Canada’s experience over the last year has shown that the pandemic continues to have a greater impact on Indigenous, Black, and racialized communities. They are significantly more at risk of exposure to COVID-19 and experienced far higher rates of infection and mortality than white people because of health, social and economic inequities.
The pandemic has also shone a light on anti-Black, anti-Indigenous, and anti- Asian racism. Recently, women of Asian descent were the target of racism and misogyny that resulted in a mass killing in the United States. Incidents of racially motivated hate, misogyny and violence have a profound impact on the sense of safety and mental well-being of these communities, further exacerbating the disadvantages they face.
The long-term health of Canadians is largely determined by social factors like income and education, which are, in turn, heavily shaped by systemic racism, and put marginalized communities at a distinct disadvantage. Indigenous, Black and racialized communities are also disproportionately forced into precarious, low-paying jobs, often with no access to paid sick leave and limited support for personal protection measures during the pandemic.
In Toronto, for example, racialized people accounted for 83 per cent of COVID-19 cases, even though they make up less than half of the city’s population. In the nation’s capital, Black people make up 37 per cent of cases while constituting just seven per cent of the population. And, in Indigenous communities, the rate of infection is 40 per cent higher than in the general Canadian population, though even this figure is likely underreported.
Racialized women also experienced much higher rates of unemployment than white women during the pandemic because they face systemic disadvantages like lower paid precarious work, fewer career advancement opportunities and less access to basic services and flexible daycare.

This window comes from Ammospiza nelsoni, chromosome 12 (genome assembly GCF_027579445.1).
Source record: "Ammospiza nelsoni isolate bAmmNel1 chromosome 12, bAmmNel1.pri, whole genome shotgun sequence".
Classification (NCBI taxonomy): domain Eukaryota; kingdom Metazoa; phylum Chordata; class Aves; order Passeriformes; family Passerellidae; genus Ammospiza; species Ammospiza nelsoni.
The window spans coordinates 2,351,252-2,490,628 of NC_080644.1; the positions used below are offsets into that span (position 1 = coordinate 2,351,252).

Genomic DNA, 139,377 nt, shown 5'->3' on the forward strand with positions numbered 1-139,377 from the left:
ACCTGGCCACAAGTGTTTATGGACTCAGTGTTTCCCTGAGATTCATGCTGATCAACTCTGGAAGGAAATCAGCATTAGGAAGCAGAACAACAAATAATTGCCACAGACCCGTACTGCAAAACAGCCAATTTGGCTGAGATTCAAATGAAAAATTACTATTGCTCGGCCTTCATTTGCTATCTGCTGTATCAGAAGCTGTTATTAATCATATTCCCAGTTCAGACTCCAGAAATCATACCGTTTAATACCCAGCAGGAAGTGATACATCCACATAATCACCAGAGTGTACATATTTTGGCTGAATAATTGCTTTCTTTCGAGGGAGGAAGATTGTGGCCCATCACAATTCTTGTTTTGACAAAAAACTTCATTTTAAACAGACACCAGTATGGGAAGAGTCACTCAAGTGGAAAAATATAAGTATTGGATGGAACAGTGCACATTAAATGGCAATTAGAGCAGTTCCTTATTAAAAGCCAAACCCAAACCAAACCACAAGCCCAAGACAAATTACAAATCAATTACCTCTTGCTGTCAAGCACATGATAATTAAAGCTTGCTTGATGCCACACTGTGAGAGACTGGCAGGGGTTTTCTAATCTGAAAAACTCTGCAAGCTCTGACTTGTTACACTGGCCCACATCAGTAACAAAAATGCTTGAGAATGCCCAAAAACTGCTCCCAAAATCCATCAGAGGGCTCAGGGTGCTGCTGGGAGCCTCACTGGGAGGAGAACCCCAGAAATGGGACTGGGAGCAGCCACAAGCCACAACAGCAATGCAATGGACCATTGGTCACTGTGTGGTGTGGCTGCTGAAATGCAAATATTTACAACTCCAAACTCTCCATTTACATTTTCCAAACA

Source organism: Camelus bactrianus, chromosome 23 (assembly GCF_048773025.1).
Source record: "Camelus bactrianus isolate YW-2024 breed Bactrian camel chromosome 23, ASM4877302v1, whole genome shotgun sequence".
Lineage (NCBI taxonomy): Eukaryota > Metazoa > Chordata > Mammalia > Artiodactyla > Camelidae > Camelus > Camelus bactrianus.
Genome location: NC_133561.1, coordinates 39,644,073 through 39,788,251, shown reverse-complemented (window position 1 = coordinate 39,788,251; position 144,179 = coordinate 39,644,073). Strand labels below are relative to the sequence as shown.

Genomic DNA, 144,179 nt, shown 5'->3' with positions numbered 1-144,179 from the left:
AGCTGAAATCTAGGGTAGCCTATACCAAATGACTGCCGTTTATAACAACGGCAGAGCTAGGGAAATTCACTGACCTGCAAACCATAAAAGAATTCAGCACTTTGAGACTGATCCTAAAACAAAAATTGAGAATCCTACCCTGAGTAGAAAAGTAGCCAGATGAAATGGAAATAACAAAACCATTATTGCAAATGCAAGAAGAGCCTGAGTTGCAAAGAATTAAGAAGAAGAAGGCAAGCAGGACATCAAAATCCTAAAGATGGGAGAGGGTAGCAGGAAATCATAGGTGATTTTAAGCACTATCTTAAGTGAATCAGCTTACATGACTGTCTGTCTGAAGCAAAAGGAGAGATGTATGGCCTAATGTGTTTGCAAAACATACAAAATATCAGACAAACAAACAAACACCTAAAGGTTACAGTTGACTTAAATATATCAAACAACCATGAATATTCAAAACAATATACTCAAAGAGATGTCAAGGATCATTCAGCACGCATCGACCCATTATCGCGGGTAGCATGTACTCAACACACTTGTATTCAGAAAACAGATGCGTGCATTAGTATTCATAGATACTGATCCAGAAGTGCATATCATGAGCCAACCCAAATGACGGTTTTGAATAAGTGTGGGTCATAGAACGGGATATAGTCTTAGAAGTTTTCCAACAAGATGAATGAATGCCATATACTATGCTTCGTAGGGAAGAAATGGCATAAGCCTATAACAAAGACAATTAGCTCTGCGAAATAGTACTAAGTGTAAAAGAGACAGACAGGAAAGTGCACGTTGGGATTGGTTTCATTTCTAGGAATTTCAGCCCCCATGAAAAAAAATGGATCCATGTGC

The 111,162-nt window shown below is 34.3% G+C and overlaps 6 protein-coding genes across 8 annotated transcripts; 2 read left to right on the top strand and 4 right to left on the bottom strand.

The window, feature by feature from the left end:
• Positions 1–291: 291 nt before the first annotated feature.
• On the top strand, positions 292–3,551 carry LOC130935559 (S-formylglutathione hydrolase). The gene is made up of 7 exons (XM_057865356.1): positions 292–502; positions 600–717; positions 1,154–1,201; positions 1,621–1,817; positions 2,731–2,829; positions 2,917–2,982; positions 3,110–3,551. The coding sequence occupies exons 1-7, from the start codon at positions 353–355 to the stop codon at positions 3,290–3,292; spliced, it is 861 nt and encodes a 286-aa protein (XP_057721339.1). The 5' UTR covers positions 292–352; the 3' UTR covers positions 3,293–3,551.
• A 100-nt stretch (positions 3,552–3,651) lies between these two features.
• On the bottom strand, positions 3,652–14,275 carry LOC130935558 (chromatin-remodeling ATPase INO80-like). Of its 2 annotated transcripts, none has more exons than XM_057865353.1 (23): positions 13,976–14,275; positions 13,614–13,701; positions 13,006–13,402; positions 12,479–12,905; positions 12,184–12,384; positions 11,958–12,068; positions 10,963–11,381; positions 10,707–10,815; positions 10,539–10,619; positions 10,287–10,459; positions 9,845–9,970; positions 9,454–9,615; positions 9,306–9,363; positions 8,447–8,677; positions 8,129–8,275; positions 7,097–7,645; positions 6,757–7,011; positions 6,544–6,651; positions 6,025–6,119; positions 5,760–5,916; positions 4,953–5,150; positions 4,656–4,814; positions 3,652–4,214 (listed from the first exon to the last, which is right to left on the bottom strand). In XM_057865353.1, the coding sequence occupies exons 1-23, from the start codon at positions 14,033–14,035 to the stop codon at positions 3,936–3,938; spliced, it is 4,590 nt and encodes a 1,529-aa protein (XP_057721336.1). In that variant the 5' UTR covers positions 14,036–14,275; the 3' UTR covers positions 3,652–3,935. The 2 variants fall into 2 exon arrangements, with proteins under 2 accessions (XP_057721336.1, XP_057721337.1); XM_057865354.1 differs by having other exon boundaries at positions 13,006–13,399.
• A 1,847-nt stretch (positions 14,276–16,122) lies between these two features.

As the national vaccination efforts are ramped up and more hopeful signs of recovery from the pandemic emerge, addressing systemic racism must be a central pillar of that process. Governments across the country must work urgently to eliminate systemic barriers blocking the advancement of Indigenous, Black and racialized people and strengthen protections against racially motivated hate, misogyny and violence. Through improved social safety nets and reformed labour and immigration laws, health, social and economic inequities perpetuated by systemic racism can be eliminated. Governments and employers of all sizes must also ensure that workplaces are inclusive and representative at every level.
On March 21, the International Day for the Elimination of Racial Discrimination, we must recognize the systemic racial inequities that persist in our society; honour those who continue leading the fight against racial injustice; and reflect on what role each of us can play in our everyday lives to support and advance the struggle to eliminate systemic racism.